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TOKYO, Jan 15 (Reuters) - Japan have unveiled 17-year-old swimmer Akihiro Yamaguchi, labelling him the ‘next Kosuke Kitajima’ and predicting he could make a big splash at this year’s London Olympics.
The raw teen, who has won a world junior title in the 200 metres breaststroke, has even bolder targets for London, telling the Nikkan Sports newspaper on Sunday: “I plan to win gold.”
Like his hero Kitajima, who stormed to the 100 and 200 breaststroke double at the 2004 Athens Olympics and the 2008 Beijing Games, Yamaguchi is not short of self-belief.
Japan coach Norimasa Hirai, who mentored Kitajima, believes the youngster could spring a shock in London.
“I haven’t seen anything like him since Kosuke so it’s exciting,” said Hirai. “Kosuke is more about pure speed but (Yamaguchi) has real spring and incredible stamina.”
Hirai added: “You just never know what he could go at the Olympics.”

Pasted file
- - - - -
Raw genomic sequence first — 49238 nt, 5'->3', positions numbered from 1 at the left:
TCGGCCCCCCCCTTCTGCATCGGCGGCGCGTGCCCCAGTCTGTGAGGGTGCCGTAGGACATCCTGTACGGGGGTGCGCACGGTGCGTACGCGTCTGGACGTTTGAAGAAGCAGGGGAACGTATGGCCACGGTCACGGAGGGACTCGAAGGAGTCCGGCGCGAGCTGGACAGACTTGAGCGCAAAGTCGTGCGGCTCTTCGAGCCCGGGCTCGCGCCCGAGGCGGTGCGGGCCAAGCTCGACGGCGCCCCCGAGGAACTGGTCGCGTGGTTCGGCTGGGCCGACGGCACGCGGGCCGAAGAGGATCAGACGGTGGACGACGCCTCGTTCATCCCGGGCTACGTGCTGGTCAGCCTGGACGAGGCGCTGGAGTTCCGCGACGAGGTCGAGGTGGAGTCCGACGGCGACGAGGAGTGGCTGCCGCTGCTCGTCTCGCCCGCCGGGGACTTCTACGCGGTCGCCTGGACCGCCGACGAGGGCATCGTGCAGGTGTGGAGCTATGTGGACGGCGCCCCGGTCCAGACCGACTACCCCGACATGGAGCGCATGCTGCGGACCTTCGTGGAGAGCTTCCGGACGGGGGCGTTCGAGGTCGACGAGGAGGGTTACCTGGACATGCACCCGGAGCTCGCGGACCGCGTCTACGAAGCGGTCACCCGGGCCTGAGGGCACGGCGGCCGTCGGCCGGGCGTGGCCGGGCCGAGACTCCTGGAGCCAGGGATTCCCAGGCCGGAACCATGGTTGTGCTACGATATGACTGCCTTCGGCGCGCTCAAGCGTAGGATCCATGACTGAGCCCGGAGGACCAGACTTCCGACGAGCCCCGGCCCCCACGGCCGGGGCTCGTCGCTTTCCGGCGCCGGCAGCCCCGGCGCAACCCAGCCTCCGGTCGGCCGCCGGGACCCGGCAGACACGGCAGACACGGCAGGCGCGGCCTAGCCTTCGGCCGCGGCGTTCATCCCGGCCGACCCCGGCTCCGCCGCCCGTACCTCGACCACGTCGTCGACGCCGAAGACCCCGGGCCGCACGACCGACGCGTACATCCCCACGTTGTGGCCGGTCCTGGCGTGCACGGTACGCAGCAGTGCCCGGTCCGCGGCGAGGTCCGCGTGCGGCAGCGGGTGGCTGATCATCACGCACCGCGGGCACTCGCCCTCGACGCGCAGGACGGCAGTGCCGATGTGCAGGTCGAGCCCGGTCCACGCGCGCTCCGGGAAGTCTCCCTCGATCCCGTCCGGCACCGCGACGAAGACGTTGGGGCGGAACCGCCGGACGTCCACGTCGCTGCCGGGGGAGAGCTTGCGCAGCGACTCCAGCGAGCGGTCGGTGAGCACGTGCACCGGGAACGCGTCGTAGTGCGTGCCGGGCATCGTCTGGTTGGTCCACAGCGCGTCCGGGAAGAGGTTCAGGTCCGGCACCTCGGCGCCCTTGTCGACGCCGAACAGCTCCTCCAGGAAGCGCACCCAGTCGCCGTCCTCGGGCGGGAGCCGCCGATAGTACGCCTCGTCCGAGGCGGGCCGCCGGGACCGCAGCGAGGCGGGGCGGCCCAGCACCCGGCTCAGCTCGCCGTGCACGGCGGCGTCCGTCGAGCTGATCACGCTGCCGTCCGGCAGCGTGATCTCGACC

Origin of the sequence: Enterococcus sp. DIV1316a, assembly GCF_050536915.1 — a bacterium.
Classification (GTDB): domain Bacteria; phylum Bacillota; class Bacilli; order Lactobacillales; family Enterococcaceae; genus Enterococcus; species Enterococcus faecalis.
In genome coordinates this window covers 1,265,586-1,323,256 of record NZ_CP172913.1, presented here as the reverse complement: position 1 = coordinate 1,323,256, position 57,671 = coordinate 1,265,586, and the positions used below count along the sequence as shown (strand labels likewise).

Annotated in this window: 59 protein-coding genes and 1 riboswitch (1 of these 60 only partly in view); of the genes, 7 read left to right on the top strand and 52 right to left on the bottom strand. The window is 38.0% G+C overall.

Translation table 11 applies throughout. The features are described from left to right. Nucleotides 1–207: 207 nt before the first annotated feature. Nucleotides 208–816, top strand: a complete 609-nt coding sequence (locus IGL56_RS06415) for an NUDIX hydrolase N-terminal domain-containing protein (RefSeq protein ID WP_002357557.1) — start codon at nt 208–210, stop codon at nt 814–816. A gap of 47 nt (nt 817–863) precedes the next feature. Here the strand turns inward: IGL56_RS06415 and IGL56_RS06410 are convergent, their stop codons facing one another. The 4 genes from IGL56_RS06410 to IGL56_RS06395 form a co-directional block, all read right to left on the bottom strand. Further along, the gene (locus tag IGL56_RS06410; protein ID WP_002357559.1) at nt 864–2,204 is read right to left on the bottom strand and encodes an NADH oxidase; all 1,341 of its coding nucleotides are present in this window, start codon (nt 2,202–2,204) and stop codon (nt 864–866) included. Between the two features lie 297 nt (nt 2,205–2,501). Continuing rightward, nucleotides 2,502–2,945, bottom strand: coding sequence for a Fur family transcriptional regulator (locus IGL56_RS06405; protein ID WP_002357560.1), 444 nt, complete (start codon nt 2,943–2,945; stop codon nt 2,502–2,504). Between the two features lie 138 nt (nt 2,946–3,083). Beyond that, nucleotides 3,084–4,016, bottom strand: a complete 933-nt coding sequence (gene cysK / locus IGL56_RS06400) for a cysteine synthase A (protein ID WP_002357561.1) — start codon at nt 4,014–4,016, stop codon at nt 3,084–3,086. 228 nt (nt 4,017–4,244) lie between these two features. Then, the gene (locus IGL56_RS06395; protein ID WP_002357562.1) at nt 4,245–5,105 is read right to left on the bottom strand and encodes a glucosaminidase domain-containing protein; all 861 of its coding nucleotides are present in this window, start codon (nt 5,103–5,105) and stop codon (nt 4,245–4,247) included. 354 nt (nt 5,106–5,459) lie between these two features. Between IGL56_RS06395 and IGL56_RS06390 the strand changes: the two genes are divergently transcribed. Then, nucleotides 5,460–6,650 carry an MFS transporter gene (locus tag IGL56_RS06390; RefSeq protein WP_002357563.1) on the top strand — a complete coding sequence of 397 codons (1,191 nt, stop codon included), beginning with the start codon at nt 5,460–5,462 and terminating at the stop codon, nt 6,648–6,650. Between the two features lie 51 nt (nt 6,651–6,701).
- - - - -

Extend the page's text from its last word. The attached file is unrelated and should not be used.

Yamaguchi scoffed when asked if the 2016 Olympics in Rio would not be more realistic.
“I have targets,” said the schoolboy from Japan’s southwestern Kagoshima island, whose best time in the 200 is some three seconds outside Kitajima’s former world best.
Kitajima reclaimed his 200 world record in two minutes, 7.51 seconds in 2008 before losing it to Australia’s Christian Sprenger, who clocked 2:07.31 a year later.
”People tell me ‘Good luck in Rio’ but that’s too long to wait,“ said Yamaguchi. ”Mr. Hirai said London is too close for (me to win) the 200.
“But I‘m in a good position to challenge for the 100. I‘m also going to break 2:09 in the 200.”
Yamaguchi said watching Kitajima’s astonishing gold medal performances in Beijing, after a difficult period of injury for Asia’s top swimmer, had inspired him to swim in the Olympics.
He has already trained with Kitajima but gave away one of the worst-kept secrets in Japanese sport.
“It was fun. Kosuke-san isn’t good at training,” said Yamaguchi, careful to use the honorific Japanese. “I’ve even beaten him.”
Warming to the subject, Yamaguchi let slip his real aim was to “win the 200 metres in under 2:08.”
(Reporting by Alastair Himmer; Editing by Peter Rutherford. To query or comment on this story email email@example.com) Double-click on the newslinks: for more swimming stories